—for Ruth Blatt
We’ve barely made it up the mountain, and Father’s litany already begins: the snow, the slippery road, our Yugo’s balding tires. Snow in April, passes through my mind; just like thirty-something years ago. That summer, for the first time, they took me to the house: my misshapen head in my mother’s cleavage, my baby folds taunting the mosquitoes. I imagine Father, taking forever to assume the position and finally snap the photo; there’s V, too, waiting impatiently and then lunging forward, determined to lift a thick apostrophe of hair off my mother’s face (her hand retreating in a spectral blur). The mosaic shade of zelenika trees stirs up the milk of our skin, creating a contrast almost audible: like a subdued call of the cicadas, or maybe tires running over gravel. And the driver in front of us veers off the road: Father’s knuckles turn pale at the steering wheel, his mouth fills up with spit-speckled curses—one for the driver, one for the snow, one for the fucking life that won’t leave you alone.
Tell me again about Dolly the sheep, he insists, and I try once more to explain the principles of reproductive cloning. Why didn’t you become a lawyer, he then asks; that way, you wouldn’t have left. I say nothing in response. We turn downhill, and the view of the lead-colored sea gives way to a barren landscape of mountains, overgrown with patches of shrub. I remember legends V used to tell: about the air raids, the caves, the plans to press him to her chest, jump into a ravine, and kill them both. There she is, in front of us, in her faux-mahogany confinement, braving the precipices one last time. Chances are, her last driver will make it to the city: the snow is abating, we can tell he’s handling the curves much better.
The next day, an icy wind rattling our resolve, we spend six hours in a doorless chapel and one more huddled around the gravesite. Every now and then Father disappears, returning calmer and redder in the face. The broken voice of V’s oldest relative cracks together with the only functioning loudspeaker; soon thereafter, everything is over. It is unseasonably cold, passes through my mind, as earth starts bobbing on the coffin, and as Father grabs me by the shoulder, scared that he might fall in.
I decide to stay another week, maybe even two. Father needs me, and the cold spell was, after all, just an aberration: the green shoots of spring are everywhere, together with the grains of pollen and the miniskirts. Our place—funny I should call it that—reeks of neglect and nausea. With me around, Father retreats to the role of the diseased (the disease being a hybrid of self-loathing and addiction), which means that I call all the shots and buy all the groceries. I keep the windows permanently open, the door to the balcony constantly ajar. Father zooms in and out of the apartment, irritated by the chill, confused by all the fresh air. He screams at me for hiring the painters; I scream at him that some of Mother’s paintings are missing. Let’s go to the house for a few days, I say, aiming at reconciliation. He just shakes his head wildly, asks that I reveal where his supplies are, then adds: only if you’re crazy. It’s not the same place anymore, I told you a million times.
Some of my old friends take me out, and I end up hooking up with T. She’s new in town, in the sense that she arrived after I had left. A refugee, I ask, but then backtrack, apologize, overcompensate by offering whole-body massage. Aren’t you, too, she replies, which only makes things worse: the only danger I was escaping was myself. We go out a couple of nights, sometimes hand in hand. I notice that the city has changed, pretty much the way I saw it on the Internet and heard over the phone: it is a shinier, louder, almost happier place. T has learned to love it, wishes I could stay longer. The paint job is done; Father barricades himself in his room (the one that used to be theirs), closes the windows, rolls down the shades. Except for that fortress of misery, the apartment appears almost new: at least ten years of solitude have been erased, the rectangular ghosts of Mother’s works included (three oil canvases, one aquarelle). Through the locked door, Father yells that he preferred it the way it used to be.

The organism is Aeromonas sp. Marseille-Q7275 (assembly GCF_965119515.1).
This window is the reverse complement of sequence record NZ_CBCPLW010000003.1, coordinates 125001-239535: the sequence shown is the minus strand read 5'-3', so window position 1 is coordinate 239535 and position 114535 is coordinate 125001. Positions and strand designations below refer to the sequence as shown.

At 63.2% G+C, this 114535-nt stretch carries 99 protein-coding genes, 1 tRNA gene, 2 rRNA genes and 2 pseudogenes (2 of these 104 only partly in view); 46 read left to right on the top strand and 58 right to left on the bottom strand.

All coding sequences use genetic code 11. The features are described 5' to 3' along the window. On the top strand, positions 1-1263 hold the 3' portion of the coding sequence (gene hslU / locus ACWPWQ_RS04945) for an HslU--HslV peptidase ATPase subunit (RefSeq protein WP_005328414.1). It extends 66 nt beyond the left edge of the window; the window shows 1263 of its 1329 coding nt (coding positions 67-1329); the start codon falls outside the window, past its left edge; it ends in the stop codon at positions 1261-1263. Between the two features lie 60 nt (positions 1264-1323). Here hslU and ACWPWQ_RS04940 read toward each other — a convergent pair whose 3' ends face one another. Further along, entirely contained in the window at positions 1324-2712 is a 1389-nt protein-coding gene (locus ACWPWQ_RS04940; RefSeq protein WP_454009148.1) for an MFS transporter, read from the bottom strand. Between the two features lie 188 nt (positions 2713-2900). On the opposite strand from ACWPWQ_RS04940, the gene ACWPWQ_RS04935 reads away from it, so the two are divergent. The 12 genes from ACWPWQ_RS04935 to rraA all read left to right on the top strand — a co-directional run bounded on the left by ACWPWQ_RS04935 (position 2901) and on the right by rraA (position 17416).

I stop by the cemetery. The heaps of flowers over V’s grave are in full, spectacular decay. The slab of concrete at Mother’s is devoid of any vegetation, except for a few shy patterns of lichen at the corners. I stay with Mother for a while, a meter or so above the spot where, I imagine, the remains of her left shoulder must be. Later that evening, I ask for the keys to the house, disregard Father’s protestations, and send an e-mail to the lab, informing them that my family affair will require at least a few more weeks. The following morning T and I are in her car: up the mountains, down to the seaside.
T finds the view of the bay breathtaking, no matter how many times she sees it; truth be told, so do I. We stop in Kotor to visit my aunt, only to find out that Father was right, that dementia has been gnawing at her mind. She doesn’t recall that she had a sister, or that the sister had me. Luckily, she still knows her own daughter, maybe even picks up on her caregiver resentment. I used to divide my summers between the house and my aunt’s, I explain, then feel guilty again: I obviously have a surplus of stay-in quarters, whereas T had to leave hers at gunpoint. My cousin makes us a delicious calamari salad; we even manage to laugh at the table, reminiscing over our childhood years. She objects at first, but ultimately accepts the money I brought. I insist that she come to Chicago some day, then remember that Alzheimer’s can take up to ten years to completely suffocate one’s brain. We exchange hugs and good-byes. I know you, the aunt suddenly exclaims: you’re the boyfriend of that Asian girl.